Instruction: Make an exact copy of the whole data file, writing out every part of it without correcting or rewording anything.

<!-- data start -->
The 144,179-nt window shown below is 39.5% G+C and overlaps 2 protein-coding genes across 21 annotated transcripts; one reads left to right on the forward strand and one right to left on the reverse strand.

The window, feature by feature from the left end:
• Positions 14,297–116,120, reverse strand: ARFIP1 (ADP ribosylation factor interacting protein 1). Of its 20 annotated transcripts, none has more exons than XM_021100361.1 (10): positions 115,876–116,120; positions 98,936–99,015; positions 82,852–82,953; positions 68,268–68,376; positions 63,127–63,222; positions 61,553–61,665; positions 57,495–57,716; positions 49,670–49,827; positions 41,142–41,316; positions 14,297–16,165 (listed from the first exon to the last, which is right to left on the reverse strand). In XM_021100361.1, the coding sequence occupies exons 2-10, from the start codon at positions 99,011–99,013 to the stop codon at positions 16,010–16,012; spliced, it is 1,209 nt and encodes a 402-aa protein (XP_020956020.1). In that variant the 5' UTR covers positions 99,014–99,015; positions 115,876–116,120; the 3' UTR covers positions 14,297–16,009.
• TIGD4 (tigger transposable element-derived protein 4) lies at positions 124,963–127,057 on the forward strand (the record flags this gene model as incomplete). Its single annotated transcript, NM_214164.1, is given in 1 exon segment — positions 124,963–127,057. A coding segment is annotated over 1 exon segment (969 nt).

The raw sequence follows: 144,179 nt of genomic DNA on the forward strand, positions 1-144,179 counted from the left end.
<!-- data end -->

The 144,179-nt window shown below is 39.5% G+C and overlaps 2 protein-coding genes across 21 annotated transcripts; one reads left to right on the forward strand and one right to left on the reverse strand.

The window, feature by feature from the left end:
• Positions 14,297–116,120, reverse strand: ARFIP1 (ADP ribosylation factor interacting protein 1). Of its 20 annotated transcripts, none has more exons than XM_021100361.1 (10): positions 115,876–116,120; positions 98,936–99,015; positions 82,852–82,953; positions 68,268–68,376; positions 63,127–63,222; positions 61,553–61,665; positions 57,495–57,716; positions 49,670–49,827; positions 41,142–41,316; positions 14,297–16,165 (listed from the first exon to the last, which is right to left on the reverse strand). In XM_021100361.1, the coding sequence occupies exons 2-10, from the start codon at positions 99,011–99,013 to the stop codon at positions 16,010–16,012; spliced, it is 1,209 nt and encodes a 402-aa protein (XP_020956020.1). In that variant the 5' UTR covers positions 99,014–99,015; positions 115,876–116,120; the 3' UTR covers positions 14,297–16,009.
• TIGD4 (tigger transposable element-derived protein 4) lies at positions 124,963–127,057 on the forward strand (the record flags this gene model as incomplete). Its single annotated transcript, NM_214164.1, is given in 1 exon segment — positions 124,963–127,057. A coding segment is annotated over 1 exon segment (969 nt).

The raw sequence follows: 144,179 nt of genomic DNA on the forward strand, positions 1-144,179 counted from the left end.